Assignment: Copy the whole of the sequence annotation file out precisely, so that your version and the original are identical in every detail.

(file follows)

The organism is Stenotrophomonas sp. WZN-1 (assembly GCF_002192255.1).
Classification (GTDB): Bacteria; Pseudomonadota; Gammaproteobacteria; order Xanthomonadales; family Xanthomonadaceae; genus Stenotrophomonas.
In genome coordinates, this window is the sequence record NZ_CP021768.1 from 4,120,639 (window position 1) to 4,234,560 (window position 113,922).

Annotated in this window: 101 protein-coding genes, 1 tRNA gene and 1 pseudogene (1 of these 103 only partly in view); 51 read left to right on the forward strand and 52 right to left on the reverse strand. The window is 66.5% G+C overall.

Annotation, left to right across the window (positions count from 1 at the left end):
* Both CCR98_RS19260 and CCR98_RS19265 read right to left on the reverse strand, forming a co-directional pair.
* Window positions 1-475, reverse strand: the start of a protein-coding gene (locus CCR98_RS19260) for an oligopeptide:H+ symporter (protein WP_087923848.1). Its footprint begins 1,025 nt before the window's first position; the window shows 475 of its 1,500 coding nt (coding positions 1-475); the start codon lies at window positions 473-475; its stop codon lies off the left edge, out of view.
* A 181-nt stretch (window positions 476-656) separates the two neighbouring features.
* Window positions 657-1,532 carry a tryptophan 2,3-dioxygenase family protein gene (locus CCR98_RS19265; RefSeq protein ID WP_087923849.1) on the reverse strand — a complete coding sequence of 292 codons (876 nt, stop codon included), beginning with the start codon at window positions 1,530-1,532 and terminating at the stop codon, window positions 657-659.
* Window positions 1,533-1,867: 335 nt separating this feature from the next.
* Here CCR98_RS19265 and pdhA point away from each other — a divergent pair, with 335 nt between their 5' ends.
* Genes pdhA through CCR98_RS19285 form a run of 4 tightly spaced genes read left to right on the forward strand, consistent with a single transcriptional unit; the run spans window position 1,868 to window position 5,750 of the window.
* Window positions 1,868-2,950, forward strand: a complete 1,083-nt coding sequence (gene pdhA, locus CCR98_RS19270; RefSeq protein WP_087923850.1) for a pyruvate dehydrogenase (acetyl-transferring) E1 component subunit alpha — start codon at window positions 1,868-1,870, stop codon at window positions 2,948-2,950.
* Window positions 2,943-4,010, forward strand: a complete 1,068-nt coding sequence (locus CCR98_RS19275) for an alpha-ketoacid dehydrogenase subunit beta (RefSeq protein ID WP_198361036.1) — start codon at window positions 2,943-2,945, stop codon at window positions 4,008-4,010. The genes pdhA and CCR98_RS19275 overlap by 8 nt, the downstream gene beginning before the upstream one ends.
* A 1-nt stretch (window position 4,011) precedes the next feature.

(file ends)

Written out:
The organism is Stenotrophomonas sp. WZN-1 (assembly GCF_002192255.1).
Classification (GTDB): Bacteria; Pseudomonadota; Gammaproteobacteria; order Xanthomonadales; family Xanthomonadaceae; genus Stenotrophomonas.
In genome coordinates, this window is the sequence record NZ_CP021768.1 from 4,120,639 (window position 1) to 4,234,560 (window position 113,922).

Annotated in this window: 101 protein-coding genes, 1 tRNA gene and 1 pseudogene (1 of these 103 only partly in view); 51 read left to right on the forward strand and 52 right to left on the reverse strand. The window is 66.5% G+C overall.

Annotation, left to right across the window (positions count from 1 at the left end):
* Both CCR98_RS19260 and CCR98_RS19265 read right to left on the reverse strand, forming a co-directional pair.
* Window positions 1-475, reverse strand: the start of a protein-coding gene (locus CCR98_RS19260) for an oligopeptide:H+ symporter (protein WP_087923848.1). Its footprint begins 1,025 nt before the window's first position; the window shows 475 of its 1,500 coding nt (coding positions 1-475); the start codon lies at window positions 473-475; its stop codon lies off the left edge, out of view.
* A 181-nt stretch (window positions 476-656) separates the two neighbouring features.
* Window positions 657-1,532 carry a tryptophan 2,3-dioxygenase family protein gene (locus CCR98_RS19265; RefSeq protein ID WP_087923849.1) on the reverse strand — a complete coding sequence of 292 codons (876 nt, stop codon included), beginning with the start codon at window positions 1,530-1,532 and terminating at the stop codon, window positions 657-659.
* Window positions 1,533-1,867: 335 nt separating this feature from the next.
* Here CCR98_RS19265 and pdhA point away from each other — a divergent pair, with 335 nt between their 5' ends.
* Genes pdhA through CCR98_RS19285 form a run of 4 tightly spaced genes read left to right on the forward strand, consistent with a single transcriptional unit; the run spans window position 1,868 to window position 5,750 of the window.
* Window positions 1,868-2,950, forward strand: a complete 1,083-nt coding sequence (gene pdhA, locus CCR98_RS19270; RefSeq protein WP_087923850.1) for a pyruvate dehydrogenase (acetyl-transferring) E1 component subunit alpha — start codon at window positions 1,868-1,870, stop codon at window positions 2,948-2,950.
* Window positions 2,943-4,010, forward strand: a complete 1,068-nt coding sequence (locus CCR98_RS19275) for an alpha-ketoacid dehydrogenase subunit beta (RefSeq protein ID WP_198361036.1) — start codon at window positions 2,943-2,945, stop codon at window positions 4,008-4,010. The genes pdhA and CCR98_RS19275 overlap by 8 nt, the downstream gene beginning before the upstream one ends.
* A 1-nt stretch (window position 4,011) precedes the next feature.